Don Martin: Canada stuck with overpriced beer and provincial monopolies
Published Thursday, April 19, 2018 6:12PM EDT
It was never just about the beer -- although, as an occasional cross-border suds shopper, there may be a conflict of personal interest here.
The case of Gerard Comeau was a crucial legal fight aimed at ending protectionism for a myriad of goods and services controlled by provincial monopolies or regulations which impose higher prices on residents than they are charged elsewhere.
But earlier today the Supreme Court ruled the lowest price is not the law across Canada; that we are a nation of 10 internal-production silos constitutionally sheltered from the price competition of external market forces.
It was a unanimous verdict by the nine justices, so it must be on solid legal footing.
It’s also a decision that goes against the views of Canadians in literally every poll ever commissioned although, to be fair, the Supreme Court isn’t a weather vane for the winds of public opinion.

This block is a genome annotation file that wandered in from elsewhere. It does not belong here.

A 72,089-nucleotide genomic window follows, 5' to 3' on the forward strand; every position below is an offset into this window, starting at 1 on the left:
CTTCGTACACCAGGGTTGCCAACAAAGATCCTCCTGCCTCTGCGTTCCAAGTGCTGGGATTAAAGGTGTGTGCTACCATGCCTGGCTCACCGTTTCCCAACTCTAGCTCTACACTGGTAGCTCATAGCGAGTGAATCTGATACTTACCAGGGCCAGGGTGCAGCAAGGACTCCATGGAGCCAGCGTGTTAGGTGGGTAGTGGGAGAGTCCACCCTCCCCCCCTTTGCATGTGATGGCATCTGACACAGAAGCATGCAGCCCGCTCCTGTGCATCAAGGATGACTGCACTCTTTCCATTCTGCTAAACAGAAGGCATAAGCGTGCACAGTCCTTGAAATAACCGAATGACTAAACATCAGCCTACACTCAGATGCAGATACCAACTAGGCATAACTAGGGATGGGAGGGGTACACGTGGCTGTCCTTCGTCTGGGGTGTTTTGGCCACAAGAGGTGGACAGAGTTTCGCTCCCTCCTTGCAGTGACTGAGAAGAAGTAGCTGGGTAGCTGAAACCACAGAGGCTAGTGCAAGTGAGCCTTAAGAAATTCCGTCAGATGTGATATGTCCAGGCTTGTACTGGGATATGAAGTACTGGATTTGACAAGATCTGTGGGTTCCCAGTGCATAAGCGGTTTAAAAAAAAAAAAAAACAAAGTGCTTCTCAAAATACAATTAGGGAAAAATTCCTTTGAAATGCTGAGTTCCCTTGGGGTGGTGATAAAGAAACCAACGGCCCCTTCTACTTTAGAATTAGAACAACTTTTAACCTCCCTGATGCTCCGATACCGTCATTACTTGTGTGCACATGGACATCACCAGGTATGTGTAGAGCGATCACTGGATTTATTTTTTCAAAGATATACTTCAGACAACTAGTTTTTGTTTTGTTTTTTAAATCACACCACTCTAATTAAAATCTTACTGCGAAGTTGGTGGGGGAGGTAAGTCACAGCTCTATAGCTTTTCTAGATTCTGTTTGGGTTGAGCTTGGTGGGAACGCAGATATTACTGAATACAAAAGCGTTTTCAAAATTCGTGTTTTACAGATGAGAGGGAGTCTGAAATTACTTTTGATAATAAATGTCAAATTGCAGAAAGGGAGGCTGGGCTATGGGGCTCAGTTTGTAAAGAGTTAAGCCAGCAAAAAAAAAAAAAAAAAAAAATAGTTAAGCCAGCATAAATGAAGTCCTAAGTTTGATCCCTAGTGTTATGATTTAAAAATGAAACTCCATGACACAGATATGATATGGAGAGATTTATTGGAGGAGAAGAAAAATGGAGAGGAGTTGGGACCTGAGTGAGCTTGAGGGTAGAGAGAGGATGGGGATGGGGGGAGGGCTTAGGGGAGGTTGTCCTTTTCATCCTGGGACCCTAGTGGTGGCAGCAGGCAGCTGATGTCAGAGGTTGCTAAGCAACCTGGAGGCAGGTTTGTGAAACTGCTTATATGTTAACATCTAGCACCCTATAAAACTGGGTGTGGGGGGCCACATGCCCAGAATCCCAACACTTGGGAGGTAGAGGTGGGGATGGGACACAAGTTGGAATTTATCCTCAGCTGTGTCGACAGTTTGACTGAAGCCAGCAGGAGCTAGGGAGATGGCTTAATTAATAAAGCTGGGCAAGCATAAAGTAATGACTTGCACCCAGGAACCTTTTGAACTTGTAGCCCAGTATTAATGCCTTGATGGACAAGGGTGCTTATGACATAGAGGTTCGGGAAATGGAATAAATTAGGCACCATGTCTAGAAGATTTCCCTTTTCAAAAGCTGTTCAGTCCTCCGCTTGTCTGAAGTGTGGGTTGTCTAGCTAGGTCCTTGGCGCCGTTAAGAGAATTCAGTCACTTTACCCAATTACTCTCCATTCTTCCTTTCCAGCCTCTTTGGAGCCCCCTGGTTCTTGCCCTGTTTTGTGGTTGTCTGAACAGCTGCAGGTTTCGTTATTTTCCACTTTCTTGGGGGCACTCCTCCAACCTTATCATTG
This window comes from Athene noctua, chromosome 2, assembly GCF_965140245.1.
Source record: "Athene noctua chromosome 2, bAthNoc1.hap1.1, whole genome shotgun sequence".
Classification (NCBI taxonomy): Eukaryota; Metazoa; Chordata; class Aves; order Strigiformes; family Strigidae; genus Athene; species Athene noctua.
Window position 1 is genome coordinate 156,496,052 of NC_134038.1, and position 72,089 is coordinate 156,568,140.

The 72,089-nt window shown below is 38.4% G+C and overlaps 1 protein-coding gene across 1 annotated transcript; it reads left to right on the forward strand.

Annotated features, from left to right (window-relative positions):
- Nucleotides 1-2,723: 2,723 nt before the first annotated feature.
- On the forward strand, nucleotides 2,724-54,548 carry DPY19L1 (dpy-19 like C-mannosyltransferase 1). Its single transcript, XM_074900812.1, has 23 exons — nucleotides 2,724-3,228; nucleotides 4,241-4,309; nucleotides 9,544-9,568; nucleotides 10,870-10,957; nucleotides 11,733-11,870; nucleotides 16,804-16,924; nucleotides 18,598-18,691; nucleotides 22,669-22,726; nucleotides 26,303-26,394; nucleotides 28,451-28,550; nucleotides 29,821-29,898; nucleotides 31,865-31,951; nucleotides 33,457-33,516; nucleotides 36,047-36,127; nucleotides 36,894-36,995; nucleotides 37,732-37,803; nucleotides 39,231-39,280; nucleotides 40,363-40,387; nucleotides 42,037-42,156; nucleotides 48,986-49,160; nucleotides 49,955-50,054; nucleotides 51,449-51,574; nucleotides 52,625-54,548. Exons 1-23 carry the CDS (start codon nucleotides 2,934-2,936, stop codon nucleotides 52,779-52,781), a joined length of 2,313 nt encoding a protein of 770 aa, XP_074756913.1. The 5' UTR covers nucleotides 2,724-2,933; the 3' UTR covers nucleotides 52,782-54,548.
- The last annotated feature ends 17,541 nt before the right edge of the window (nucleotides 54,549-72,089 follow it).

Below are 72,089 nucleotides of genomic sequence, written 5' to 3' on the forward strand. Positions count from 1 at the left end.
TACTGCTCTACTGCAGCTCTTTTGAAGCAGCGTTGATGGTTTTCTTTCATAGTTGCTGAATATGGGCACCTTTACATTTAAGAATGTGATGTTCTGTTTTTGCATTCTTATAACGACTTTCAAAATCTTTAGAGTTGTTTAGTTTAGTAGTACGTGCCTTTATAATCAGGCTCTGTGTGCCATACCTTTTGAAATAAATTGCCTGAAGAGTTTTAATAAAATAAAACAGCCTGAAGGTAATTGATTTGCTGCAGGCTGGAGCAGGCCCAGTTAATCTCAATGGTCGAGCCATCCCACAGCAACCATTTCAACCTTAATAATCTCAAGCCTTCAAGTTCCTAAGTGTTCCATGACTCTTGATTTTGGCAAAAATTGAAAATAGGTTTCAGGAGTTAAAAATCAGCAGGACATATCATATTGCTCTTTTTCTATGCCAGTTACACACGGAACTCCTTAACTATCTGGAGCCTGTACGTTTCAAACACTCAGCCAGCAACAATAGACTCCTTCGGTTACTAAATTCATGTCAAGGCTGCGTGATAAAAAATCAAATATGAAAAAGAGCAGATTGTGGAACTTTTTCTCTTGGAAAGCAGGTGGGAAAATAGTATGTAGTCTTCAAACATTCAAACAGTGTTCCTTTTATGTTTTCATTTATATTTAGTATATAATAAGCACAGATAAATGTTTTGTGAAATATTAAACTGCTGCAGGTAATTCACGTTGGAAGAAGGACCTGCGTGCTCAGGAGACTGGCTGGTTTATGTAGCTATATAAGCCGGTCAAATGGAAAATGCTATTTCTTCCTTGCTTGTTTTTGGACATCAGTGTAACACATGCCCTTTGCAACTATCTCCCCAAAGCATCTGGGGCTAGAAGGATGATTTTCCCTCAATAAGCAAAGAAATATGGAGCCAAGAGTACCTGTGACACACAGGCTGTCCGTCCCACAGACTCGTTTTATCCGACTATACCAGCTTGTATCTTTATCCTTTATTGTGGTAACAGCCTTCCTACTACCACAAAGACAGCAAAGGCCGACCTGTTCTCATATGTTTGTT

But the sensitivity and selectivity of this decision is odd.
The court suggested this dispute was an incidental, that a major Canadian family feud beyond mere beer talk would’ve merited the court getting more constitutionally lathered up.
And there are signs this is a risk-averse and political-crafted verdict, aimed at avoiding controversy and protecting revenue for governments over the right of Canadians to shop free and buy for less.
It goes against the prevailing view that our Constitution is supposed to be a living document, a set of principles which can be managed to accommodate new realities.
This verdict keeps us in the retail past without due regard for the online present and a globalized cyber marketplace of the future.
The timing is particularly ironic with Alberta oil being weaponized as retaliation against British Columbia over the province’s Trans Mountain pipeline slowdown.
While mine is not a fine legal mind, it stands to reason that if a province has the right to control the sale of beer for price protection purposes, Alberta has the right to cut off oil exports as punishment for bad behavior.
But to the average Canadian level, this much is obvious.
Beer has not been freed. The grapes are still sour. Legal pot will be illegal to shift between provinces. Eggs, dairy products and tobacco will remain a managed supply to keep prices high.
Canada remains a country where unobstructed travel over provincial boundaries remain protected trade borders.
It’s all enough to leave Canadians crying in their overpriced beer.
That’s the Last Word.